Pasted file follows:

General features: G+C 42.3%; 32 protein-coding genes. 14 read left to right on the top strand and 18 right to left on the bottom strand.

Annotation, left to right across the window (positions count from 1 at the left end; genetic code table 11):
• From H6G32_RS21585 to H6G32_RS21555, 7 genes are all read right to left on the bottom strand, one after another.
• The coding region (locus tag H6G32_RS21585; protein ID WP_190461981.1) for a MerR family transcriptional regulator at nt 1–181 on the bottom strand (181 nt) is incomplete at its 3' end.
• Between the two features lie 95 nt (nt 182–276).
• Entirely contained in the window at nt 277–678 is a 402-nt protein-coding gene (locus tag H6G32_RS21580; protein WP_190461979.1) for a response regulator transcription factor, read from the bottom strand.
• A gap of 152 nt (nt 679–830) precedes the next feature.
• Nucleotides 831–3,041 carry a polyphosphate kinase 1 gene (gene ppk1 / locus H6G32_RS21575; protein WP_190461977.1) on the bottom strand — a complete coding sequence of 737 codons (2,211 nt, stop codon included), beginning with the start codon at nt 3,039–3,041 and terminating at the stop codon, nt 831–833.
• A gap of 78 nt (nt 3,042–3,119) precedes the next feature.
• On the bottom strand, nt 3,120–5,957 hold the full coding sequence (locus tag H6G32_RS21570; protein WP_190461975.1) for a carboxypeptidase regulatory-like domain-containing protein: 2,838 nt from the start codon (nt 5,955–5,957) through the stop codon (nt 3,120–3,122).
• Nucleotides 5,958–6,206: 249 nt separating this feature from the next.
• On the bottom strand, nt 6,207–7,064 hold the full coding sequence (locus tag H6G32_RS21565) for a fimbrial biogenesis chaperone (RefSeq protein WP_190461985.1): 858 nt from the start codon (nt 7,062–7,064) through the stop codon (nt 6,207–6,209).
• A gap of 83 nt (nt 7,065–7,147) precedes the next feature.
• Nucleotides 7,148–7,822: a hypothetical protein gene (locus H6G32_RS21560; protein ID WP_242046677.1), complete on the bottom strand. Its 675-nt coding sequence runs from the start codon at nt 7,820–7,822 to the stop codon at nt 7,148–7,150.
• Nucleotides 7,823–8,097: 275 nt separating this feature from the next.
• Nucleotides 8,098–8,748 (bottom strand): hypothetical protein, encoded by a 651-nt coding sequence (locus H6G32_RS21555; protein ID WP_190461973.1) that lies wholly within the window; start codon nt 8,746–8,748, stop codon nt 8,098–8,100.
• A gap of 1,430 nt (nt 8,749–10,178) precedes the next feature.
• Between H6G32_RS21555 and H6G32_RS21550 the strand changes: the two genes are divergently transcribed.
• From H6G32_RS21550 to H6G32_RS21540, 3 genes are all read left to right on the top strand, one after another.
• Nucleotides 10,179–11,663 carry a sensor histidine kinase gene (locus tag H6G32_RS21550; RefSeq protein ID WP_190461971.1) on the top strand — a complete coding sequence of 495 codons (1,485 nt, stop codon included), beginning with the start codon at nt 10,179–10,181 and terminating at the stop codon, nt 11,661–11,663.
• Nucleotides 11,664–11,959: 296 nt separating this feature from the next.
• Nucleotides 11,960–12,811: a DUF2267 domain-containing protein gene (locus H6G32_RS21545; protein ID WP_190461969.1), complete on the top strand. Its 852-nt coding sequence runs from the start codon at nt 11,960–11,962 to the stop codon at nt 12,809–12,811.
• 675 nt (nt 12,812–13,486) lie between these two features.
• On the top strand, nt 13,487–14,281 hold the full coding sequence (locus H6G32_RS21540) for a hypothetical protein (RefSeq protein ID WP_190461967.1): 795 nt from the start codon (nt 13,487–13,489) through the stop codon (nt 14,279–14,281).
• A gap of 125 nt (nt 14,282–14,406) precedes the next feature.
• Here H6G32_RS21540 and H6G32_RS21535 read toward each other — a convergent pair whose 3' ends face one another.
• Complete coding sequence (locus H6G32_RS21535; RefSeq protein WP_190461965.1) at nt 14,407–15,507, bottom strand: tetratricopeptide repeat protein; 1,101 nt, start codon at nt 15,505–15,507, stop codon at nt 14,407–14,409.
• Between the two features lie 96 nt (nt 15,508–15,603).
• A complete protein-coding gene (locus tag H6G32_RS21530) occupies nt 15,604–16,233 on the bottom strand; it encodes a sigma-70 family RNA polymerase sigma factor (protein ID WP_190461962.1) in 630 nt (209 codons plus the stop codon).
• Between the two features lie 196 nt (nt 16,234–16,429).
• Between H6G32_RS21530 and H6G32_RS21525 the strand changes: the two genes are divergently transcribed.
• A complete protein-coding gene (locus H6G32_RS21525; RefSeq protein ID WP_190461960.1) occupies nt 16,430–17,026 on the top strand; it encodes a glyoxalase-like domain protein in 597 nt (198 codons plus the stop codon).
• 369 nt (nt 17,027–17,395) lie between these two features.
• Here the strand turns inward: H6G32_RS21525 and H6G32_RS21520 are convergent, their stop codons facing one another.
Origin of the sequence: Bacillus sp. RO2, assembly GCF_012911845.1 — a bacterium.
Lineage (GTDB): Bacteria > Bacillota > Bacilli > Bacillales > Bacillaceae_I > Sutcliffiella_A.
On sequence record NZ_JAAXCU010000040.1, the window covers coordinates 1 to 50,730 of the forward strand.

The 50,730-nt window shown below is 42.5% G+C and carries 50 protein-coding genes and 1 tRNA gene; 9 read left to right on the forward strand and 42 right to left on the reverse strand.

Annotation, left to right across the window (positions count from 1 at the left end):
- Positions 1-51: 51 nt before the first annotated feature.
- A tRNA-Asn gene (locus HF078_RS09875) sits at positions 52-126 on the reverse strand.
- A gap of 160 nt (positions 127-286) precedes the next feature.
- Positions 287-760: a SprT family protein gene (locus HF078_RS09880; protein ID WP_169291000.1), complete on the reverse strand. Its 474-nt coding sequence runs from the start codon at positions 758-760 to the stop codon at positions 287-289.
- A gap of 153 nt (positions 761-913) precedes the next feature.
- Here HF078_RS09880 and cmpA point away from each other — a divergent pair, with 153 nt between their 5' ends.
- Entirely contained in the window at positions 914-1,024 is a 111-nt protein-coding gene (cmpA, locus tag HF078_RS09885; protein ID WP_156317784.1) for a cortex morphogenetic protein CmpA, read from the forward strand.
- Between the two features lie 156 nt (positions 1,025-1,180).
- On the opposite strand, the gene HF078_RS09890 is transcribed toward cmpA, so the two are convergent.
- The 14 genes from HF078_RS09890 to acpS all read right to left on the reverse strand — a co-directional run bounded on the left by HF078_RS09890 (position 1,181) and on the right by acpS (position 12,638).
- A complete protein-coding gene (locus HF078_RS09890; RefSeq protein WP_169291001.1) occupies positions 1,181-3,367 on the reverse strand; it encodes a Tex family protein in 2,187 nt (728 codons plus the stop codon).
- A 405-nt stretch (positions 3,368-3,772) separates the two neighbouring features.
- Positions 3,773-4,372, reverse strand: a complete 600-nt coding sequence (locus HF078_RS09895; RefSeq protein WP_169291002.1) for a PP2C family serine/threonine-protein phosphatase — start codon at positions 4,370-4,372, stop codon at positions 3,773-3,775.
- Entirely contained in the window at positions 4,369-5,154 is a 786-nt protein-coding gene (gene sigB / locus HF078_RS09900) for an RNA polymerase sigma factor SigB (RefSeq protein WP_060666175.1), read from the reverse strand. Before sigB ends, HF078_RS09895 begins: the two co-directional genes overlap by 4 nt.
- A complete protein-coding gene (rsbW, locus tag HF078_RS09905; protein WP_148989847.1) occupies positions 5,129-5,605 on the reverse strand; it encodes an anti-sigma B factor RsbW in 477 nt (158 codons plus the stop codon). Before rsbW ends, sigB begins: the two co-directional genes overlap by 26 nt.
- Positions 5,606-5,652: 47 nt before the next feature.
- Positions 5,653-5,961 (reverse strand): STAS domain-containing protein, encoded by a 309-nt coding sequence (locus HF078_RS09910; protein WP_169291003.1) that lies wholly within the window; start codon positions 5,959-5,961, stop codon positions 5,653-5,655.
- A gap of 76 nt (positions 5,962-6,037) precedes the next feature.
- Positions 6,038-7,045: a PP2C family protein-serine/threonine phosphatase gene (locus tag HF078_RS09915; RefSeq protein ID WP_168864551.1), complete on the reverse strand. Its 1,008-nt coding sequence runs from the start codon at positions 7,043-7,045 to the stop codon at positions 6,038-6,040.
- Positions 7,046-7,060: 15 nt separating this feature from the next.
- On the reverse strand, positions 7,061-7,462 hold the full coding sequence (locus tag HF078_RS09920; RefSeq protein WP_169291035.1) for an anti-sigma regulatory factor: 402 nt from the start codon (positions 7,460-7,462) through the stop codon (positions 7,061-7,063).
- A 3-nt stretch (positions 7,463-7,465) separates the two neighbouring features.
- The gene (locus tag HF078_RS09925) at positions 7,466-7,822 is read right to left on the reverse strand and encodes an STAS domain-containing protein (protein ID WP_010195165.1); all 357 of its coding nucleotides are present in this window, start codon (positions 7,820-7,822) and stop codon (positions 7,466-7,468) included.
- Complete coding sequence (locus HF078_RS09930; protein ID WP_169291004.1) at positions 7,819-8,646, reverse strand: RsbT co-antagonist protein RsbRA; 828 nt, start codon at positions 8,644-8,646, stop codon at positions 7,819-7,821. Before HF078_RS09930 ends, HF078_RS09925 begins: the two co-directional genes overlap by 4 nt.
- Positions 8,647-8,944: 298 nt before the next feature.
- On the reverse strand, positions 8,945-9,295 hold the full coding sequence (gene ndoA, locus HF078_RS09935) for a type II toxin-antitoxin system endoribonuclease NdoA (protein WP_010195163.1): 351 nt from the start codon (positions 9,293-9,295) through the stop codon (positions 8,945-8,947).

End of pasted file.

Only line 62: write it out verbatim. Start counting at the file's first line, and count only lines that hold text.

- The gene (locus tag HF078_RS09925) at positions 7,466-7,822 is read right to left on the reverse strand and encodes an STAS domain-containing protein (protein ID WP_010195165.1); all 357 of its coding nucleotides are present in this window, start codon (positions 7,820-7,822) and stop codon (positions 7,466-7,468) included.